March 6, 2021

600 Hispanists meet in Jerusalem before the Ladino's decline | Culture



Far away are the echoes of the Ladino verses of The Spanish garden, the operetta on the daily life of the Sephardic Jews of the early twentieth century in Jerusalem whose libretto was written by the former president of Israel Isaac Navon (1921-2015). While in the Holy City and the diaspora the Judeo-Spanish language is extinguished, declared endangered by the Unesco, 600 Hispanics from 40 countries have met since yesterday in the largest conclave on Castilian that is remembered in the academic annals of Jerusalemites.

"We must support and recover the Sephardic culture", acknowledged the poet and professor Luis García Montero, director of the Cervantes Institute, who attended the inauguration of the twentieth Congress of the International Association of Hispanists at the Hebrew University. The language that Jews exiled from Sepharad carried as an identity for more than five centuries is still used, to a lesser extent, by between 100,000 and 300,000 speakers, according to unofficial estimates.

"There may not even be 100,000, three quarters in Israel and the rest in France, the United States or Turkey," he warns. Aldina Quintana, professor at the Hebrew University. "The ladino is dying, many of the Sephardic people who use it are over 90 years old and it is foreseeable that within a generation there will be hardly any speakers", argues this PhD in Hispanic Philology and the corresponding academic in Israel. Royal Spanish Academy (RAE). "The linguistic standardization by means of the Hebrew of the immigration of the diaspora towards the Jewish State is the main cause of its decadence", adds.

To try to counteract the Ladino's decline, the Cervantes Institute offers courses of Judeo-Spanish culture in Toledo together with the University of Castilla-La Mancha, and has also designed the so-called Memory Routes in cities where there was a marked Sephardic presence, such as Belgrade or Bucharest, precise García Montero.

The economic limitations of the Spanish organism of diffusion of language and culture, which has suffered budget cuts up to 40% in recent years, are behind the brake on its expansion, despite representing the second language with the largest number of native speakers, after Mandarin Chinese, and the second also by instrumental speakers, after English.

"If it improves our budget maybe we can consider opening in Ramallah an extension of the headquarters of Amman for the Palestinian territories," says the director of Cervantes, "like the one that was inaugurated in Baghdad." Today, Cervantes, which has the Tel Aviv center for Israel, it is offering training programs to Palestinian teachers of the Spanish language.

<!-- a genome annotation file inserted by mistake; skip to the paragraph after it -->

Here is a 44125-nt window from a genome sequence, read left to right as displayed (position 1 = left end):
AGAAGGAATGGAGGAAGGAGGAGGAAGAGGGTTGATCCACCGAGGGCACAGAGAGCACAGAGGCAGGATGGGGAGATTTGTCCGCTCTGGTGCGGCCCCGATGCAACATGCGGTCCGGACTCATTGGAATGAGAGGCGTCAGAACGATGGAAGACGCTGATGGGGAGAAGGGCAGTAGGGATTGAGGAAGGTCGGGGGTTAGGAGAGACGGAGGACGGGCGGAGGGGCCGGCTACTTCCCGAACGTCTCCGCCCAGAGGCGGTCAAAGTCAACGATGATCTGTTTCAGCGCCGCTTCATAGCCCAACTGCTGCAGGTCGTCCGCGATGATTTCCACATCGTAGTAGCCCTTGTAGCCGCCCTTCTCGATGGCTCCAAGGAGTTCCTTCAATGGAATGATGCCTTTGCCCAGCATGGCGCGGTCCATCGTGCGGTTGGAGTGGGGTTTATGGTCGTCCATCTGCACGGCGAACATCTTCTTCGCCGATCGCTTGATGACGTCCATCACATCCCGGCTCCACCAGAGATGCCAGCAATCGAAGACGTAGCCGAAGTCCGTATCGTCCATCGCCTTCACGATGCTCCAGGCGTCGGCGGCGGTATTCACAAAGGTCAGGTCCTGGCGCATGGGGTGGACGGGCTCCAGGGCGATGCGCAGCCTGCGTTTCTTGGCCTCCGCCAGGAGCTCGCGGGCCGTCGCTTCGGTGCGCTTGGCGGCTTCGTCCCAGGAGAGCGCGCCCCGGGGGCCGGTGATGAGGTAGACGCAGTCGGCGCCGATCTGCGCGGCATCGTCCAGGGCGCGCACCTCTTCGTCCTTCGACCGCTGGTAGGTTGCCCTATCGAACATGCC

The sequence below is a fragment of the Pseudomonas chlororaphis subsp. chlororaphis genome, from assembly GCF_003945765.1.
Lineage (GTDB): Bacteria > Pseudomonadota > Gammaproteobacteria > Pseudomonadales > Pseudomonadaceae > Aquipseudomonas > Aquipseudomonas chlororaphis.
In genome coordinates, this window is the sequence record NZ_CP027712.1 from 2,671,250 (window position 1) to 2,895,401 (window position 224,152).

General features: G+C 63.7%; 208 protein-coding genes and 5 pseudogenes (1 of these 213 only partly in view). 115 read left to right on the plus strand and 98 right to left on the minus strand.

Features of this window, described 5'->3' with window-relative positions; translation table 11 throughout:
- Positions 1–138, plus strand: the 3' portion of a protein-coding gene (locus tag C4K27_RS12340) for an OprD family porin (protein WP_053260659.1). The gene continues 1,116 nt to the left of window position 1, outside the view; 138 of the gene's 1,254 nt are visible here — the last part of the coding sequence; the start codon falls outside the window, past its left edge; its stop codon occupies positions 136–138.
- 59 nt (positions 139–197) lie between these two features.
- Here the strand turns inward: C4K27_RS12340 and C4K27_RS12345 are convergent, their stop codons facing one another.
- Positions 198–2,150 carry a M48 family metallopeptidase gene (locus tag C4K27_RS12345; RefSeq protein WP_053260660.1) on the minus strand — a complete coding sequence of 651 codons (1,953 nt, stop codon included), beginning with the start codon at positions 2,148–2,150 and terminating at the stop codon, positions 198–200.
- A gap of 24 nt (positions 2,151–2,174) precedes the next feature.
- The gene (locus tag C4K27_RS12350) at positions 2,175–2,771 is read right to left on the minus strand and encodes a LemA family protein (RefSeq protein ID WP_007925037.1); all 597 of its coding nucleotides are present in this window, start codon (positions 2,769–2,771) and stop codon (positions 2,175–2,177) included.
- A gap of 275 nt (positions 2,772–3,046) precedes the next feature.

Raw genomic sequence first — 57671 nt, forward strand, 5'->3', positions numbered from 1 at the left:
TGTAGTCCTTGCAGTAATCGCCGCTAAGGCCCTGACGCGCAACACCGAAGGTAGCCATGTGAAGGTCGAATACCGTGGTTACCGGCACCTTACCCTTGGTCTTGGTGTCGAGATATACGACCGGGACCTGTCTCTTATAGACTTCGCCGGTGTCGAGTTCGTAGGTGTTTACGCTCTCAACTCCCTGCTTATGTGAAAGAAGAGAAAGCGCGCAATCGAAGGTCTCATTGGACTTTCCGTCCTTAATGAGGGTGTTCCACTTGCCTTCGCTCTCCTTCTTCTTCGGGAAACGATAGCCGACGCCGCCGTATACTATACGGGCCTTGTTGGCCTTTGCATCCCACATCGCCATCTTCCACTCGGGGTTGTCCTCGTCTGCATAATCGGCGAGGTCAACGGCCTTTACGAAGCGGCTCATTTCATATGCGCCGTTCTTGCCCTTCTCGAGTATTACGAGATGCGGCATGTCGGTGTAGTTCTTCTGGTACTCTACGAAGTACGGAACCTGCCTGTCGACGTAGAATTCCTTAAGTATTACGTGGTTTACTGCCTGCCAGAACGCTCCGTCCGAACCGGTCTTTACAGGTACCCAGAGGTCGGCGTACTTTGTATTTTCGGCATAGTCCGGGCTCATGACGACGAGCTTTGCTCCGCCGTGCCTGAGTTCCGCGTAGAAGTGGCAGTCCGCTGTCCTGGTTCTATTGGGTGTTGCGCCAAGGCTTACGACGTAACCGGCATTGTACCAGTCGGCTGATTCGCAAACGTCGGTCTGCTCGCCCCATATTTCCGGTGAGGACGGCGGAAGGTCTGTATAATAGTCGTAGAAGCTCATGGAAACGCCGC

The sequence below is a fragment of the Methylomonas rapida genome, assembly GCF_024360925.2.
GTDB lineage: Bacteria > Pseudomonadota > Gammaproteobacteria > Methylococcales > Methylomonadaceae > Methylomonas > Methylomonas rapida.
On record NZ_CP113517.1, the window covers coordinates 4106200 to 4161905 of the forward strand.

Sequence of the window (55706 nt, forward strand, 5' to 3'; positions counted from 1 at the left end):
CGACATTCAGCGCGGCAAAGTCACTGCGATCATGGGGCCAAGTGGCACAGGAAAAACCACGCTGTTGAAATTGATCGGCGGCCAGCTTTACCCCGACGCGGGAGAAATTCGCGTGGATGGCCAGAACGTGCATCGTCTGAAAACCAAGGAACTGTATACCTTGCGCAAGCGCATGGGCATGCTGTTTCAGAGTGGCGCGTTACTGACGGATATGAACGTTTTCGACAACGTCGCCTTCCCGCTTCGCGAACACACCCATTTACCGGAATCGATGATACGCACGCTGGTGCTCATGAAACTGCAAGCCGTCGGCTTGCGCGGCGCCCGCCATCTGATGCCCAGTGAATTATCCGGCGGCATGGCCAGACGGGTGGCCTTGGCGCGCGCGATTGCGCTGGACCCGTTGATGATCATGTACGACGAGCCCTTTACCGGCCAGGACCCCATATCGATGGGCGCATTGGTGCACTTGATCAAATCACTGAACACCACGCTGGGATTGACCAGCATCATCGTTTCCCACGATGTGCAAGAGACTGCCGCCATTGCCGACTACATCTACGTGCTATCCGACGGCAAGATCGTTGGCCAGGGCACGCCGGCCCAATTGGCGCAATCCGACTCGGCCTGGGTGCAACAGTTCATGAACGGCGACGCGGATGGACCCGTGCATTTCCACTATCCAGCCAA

The shrinking community that speaks Judeo-Spanish in Israel, meanwhile, is still waiting for the announced creation of the National Ladino Academy. Diplomatic sources indicate that the Israeli Ministry of Culture has given its approval.

Ruth Fine, professor of Hispanic Philology and vice president of the International Association of Hispanics, acknowledged in statements to the Efe agency that the celebration of the congress in the Holy City is due to "special contact with the Ladino and the Sephardic world." "The Israeli hispanism starts from Sefarad, riveted. "The Jews took (when they were expelled) the most precious thing: the Judeo-Spanish language." Nearly 300,000 speakers of Latin American origin also keep the Spanish language alive today in Israel.

In addition to the ladino and the cultural traditions of their diaspora, literature is the other great axis of the appointment in Jerusalem of Hispanists from 60 universities. A dialogue with the public between Fernando Aramburu and David Grossman, two of the contemporary novelists in Spanish and Hebrew, respectively, with greater recognition, will put a snap on Thursday at the congress in Jerusalem. On the eve of the closure, four writers will also debate at the Hebrew University: the Sephardi Esther Bendahan (Spain) and Margalit Matitihau (Israel) with the Colombian Margarita García Robayo and the Spanish Marifé Santiago Bolaño.

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